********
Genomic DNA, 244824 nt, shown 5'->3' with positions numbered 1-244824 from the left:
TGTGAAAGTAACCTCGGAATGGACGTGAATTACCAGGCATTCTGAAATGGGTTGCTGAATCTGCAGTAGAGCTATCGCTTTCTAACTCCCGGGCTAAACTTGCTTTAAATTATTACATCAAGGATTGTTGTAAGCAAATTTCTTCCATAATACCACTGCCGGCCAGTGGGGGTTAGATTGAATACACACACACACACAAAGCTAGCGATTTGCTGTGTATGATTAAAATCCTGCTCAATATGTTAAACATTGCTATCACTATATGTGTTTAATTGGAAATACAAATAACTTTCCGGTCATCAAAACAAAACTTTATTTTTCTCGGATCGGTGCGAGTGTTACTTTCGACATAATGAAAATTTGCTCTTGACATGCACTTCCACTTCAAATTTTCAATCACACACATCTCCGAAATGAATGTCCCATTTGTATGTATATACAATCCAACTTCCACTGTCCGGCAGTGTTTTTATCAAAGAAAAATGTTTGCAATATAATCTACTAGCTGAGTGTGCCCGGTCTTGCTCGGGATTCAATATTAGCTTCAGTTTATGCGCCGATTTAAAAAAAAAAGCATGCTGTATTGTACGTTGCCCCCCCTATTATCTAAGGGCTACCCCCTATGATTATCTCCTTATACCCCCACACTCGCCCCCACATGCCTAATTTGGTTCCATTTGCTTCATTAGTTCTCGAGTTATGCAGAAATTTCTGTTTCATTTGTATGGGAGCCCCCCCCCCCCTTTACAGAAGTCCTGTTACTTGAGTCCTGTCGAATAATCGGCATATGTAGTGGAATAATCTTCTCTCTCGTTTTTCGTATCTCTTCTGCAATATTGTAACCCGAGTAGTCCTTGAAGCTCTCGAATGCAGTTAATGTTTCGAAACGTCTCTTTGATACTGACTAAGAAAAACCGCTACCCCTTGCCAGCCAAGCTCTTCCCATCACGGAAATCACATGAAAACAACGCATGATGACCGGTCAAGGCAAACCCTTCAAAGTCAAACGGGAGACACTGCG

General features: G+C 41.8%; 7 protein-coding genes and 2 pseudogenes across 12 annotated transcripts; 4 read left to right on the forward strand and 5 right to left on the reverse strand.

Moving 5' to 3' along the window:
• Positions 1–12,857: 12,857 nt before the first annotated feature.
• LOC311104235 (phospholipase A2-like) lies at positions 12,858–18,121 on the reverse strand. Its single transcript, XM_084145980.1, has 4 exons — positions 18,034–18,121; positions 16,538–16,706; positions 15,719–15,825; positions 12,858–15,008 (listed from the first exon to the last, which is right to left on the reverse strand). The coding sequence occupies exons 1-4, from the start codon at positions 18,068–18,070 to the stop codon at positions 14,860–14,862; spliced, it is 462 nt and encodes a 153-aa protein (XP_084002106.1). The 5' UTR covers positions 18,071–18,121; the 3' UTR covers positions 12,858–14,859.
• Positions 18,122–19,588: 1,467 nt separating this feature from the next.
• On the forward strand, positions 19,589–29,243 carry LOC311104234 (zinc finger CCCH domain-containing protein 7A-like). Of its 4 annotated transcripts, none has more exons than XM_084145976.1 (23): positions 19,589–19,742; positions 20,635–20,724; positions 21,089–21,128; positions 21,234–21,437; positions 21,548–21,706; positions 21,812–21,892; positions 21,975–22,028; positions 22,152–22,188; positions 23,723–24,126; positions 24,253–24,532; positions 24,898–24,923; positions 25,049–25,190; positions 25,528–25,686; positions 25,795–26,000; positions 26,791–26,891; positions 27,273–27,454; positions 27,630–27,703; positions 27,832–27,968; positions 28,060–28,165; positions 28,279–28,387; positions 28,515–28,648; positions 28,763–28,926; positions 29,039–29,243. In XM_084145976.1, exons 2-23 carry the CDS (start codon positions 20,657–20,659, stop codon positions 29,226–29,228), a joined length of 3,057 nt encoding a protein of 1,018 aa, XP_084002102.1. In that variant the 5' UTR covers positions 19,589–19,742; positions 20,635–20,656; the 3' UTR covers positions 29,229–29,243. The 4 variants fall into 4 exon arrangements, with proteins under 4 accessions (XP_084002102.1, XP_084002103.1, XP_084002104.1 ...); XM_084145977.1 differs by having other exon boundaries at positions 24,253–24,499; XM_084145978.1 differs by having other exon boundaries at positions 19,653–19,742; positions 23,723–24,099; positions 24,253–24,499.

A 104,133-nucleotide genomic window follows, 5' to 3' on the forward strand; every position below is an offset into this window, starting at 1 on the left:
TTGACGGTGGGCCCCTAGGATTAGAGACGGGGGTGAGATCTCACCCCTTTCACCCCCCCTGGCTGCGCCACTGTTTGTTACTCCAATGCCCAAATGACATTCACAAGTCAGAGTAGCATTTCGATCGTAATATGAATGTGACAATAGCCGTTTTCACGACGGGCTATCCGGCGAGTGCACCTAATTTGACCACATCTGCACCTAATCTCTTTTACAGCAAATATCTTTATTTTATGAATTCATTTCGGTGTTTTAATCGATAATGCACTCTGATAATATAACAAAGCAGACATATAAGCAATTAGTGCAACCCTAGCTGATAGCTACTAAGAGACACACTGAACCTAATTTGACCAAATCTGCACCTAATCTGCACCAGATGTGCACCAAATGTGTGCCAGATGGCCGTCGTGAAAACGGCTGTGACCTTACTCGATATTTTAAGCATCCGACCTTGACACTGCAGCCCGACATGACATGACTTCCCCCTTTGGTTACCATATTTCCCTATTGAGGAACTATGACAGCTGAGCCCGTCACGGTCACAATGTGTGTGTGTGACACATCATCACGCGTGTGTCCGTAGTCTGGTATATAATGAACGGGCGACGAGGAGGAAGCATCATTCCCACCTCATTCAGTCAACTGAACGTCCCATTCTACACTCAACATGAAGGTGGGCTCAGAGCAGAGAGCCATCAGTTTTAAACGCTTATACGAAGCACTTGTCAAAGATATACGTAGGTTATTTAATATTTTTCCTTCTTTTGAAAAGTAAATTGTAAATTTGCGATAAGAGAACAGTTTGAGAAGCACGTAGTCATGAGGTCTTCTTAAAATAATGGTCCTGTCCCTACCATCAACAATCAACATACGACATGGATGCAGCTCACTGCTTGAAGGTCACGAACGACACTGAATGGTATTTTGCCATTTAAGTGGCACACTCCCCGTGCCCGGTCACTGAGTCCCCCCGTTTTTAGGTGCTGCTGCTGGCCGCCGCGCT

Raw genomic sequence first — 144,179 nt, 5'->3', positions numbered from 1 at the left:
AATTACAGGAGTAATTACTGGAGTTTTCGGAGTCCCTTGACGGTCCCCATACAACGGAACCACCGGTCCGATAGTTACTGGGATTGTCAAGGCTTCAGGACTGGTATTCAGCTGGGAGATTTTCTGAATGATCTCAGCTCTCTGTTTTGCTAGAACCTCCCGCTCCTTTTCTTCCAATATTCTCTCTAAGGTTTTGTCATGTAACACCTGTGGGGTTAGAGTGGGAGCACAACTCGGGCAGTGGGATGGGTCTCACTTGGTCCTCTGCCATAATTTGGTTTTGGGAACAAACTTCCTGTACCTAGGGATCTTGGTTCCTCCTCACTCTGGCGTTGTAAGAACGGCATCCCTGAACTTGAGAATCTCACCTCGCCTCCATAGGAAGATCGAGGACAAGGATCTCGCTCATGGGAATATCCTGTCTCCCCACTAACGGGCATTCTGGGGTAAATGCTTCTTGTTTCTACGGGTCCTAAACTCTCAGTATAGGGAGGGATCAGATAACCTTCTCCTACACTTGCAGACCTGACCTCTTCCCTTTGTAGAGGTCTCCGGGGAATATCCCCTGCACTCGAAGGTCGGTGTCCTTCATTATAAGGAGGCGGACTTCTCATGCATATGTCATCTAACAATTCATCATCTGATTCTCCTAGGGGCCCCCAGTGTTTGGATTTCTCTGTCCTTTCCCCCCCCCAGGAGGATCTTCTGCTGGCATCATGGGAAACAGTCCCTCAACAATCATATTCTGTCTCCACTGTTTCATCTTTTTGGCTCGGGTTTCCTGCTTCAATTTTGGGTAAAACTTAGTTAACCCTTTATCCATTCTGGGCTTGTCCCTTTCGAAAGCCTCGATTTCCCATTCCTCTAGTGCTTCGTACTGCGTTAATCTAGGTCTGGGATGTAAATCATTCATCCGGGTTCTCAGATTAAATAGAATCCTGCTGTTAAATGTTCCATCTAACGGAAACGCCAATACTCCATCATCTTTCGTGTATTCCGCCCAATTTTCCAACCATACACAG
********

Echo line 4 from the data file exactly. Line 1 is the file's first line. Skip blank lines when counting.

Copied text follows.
Moving 5' to 3' along the window: